One of the newest venues that has opened up in Dublin recently, this quaint little café is very much tailormade for these kind of music nights. One of the good things it has going for it in terms of its size is how it really suits an acoustic performance in any size- be it band or solo artist. Tonight we ventured there for the first time to work alongside The Fluffy Noise and we saw something of great potential from this set. With the accompanying flow of the mandolin the intro draws a subtle liking to ‘Pictures Of Matchstick Men’ by Status Quo in terms of how it develops a pique in the sound. Then the prowess prevails as the lyrics come to pass with real commitment. What comes through is well considered and there is a justified kick in the performance here that is rather forthright. The delivery captures that pensive quality as the vocals carry the urgency in an equally prominent way. Again the careful dynamic is managed tastefully with ‘Party Song’. The tasteful distinction called out in the narrative hinted at offers a broader sense of weight that bears down on the context suitably. It almost has a hint of little known Irish band The Last Tycoons about it in places. When it picks up the tempo is steadily felt and the contemporary sense of comfort on show adds a sense of charm most favourably as it does so.
On ‘Complete’ you can pick up on this Lou Reed feel in the romanticism. It is very suitable to the venue in fact with the style befitting the delivery in a way that adds additional worth to the lyrics. What is bore down comes together neatly and the empowering temperament also calls the shots. This is a tune that is reflective but the residing maturity is what really locates the value here. Opening with a polka flourish is ‘Freedom In Some Ways’. Yet the tempo has a softness that is reeled in to give the structure a more delicate sense of balance. It is all well laid out and as the rhythm steps out things move up a gear. The strong sense of the poetic consumes the lyrics and offers so much. In doing so there is a fundamental sense of completion in the stiller values that come to pass in the latter progressions.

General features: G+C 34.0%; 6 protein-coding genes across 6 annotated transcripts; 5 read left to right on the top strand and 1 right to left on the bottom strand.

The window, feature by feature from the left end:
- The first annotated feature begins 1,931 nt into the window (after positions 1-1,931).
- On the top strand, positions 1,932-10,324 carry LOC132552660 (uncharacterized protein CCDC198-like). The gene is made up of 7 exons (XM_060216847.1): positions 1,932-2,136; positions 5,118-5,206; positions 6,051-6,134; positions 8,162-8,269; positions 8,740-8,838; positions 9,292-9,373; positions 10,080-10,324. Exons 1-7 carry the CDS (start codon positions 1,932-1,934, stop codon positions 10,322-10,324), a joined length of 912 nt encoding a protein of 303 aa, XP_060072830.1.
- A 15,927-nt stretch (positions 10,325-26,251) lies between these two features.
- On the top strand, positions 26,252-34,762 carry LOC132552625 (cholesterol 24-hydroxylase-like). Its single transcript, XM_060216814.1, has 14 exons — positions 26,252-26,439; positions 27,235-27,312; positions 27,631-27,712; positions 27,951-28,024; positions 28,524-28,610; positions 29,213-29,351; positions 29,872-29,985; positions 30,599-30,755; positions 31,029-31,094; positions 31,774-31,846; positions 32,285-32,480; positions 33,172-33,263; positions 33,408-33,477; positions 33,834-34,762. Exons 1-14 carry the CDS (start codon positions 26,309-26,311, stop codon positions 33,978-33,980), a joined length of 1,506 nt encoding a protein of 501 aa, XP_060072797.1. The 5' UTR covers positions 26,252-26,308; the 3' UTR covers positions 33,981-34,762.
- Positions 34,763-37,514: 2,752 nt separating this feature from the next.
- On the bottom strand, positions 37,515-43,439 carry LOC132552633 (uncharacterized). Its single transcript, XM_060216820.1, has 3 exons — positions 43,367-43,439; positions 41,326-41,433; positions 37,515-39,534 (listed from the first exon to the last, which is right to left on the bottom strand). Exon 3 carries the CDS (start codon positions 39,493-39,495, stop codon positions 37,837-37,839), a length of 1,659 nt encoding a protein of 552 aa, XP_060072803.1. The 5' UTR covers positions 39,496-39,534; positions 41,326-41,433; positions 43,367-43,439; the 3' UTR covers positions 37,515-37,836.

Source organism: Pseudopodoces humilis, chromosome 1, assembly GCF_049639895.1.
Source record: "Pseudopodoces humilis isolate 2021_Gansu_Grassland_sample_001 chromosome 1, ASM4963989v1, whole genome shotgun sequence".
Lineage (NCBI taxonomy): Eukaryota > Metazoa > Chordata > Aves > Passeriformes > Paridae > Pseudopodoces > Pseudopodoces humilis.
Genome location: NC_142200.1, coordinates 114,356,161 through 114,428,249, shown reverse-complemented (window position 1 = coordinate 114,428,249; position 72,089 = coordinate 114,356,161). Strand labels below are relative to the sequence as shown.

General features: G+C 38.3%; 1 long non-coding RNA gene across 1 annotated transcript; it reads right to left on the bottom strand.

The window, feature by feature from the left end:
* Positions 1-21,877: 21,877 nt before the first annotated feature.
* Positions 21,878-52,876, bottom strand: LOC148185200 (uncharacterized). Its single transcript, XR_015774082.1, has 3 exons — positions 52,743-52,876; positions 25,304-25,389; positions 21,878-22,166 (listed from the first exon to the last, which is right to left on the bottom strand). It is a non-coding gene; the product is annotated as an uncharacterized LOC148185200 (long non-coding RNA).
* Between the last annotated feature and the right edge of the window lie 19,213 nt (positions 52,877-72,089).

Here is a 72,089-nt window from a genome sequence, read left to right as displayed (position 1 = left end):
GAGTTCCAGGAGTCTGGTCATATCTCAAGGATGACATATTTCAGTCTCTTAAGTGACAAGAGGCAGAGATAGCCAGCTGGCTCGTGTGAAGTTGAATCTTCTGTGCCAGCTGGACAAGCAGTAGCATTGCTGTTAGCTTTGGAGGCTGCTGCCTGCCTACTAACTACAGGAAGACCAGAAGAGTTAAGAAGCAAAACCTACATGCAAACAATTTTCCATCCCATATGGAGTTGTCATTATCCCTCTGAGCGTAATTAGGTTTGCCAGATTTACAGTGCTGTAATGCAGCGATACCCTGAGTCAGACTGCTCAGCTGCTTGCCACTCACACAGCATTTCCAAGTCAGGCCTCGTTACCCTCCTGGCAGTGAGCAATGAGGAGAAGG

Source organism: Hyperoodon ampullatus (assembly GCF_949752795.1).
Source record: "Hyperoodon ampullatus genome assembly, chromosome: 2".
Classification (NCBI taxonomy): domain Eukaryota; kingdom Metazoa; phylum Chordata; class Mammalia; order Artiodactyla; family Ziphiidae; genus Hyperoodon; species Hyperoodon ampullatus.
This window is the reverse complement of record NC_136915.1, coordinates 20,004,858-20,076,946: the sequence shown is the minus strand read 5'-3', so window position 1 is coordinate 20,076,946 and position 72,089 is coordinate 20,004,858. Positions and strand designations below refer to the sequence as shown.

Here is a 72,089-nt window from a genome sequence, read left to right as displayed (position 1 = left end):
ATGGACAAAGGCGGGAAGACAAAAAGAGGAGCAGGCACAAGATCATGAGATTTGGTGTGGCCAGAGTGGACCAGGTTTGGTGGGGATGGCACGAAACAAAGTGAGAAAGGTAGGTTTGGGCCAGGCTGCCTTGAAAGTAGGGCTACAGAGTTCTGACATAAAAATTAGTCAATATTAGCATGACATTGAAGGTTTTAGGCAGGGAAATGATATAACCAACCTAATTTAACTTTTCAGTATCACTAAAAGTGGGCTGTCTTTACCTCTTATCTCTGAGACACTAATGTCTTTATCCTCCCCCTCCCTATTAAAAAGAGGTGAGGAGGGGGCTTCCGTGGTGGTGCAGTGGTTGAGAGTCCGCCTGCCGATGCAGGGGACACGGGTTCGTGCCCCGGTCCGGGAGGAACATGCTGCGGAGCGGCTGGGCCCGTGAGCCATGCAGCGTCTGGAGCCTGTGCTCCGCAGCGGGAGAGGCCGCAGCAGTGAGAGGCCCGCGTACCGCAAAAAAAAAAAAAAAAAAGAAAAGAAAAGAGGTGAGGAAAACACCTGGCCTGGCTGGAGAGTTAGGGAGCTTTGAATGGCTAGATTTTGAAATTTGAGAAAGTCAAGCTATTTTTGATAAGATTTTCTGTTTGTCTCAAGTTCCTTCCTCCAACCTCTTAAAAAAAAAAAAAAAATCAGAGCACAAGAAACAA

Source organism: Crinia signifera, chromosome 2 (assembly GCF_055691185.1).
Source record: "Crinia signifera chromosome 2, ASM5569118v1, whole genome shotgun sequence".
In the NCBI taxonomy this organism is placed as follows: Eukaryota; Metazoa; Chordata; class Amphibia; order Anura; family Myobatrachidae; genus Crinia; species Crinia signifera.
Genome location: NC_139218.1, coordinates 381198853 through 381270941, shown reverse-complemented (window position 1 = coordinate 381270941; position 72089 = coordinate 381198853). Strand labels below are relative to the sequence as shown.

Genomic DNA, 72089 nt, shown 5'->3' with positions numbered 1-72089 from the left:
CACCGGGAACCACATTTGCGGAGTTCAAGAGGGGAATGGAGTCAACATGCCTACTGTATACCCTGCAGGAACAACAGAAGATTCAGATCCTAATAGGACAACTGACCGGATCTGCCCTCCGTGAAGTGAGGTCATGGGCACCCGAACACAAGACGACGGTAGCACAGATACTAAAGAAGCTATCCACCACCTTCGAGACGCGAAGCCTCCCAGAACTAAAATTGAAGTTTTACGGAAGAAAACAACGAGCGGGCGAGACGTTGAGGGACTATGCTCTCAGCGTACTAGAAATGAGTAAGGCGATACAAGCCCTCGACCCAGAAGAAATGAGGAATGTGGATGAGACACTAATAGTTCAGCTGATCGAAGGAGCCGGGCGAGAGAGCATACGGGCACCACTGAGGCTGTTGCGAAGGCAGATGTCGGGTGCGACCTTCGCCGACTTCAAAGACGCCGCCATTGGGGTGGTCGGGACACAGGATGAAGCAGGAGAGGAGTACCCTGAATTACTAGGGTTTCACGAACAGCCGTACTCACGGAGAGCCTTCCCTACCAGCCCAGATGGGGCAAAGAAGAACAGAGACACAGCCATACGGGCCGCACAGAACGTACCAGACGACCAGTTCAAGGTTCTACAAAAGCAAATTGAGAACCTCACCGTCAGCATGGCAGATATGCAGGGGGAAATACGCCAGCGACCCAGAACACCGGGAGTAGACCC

We then came to ‘Quit To Take That Road’. Here the is finesse found on the intro and it offers a more solemn offering. It is also a stronger acoustic song that sets up the terms in a suitable way. The sedate outline is well measured and the delivery takes to that smartly. The grandeur that comes off is structured and the approach holds in a way that works. As opening lines go ‘Let It All Wash Away’ brings a commendable degree of sophistication which is mirrored in the lyrics throughout. That is an attraction here that very much pulls you in and it is excellent all the way through. The final track here was ‘Mary Jane’ and they saved the best until last. Even though it is a song about a girl from Alabama the kitchen sink feel of the lyrics gift it with flair and substance. The darker calling leaves its mark here and it does come across a tune with immense potential.
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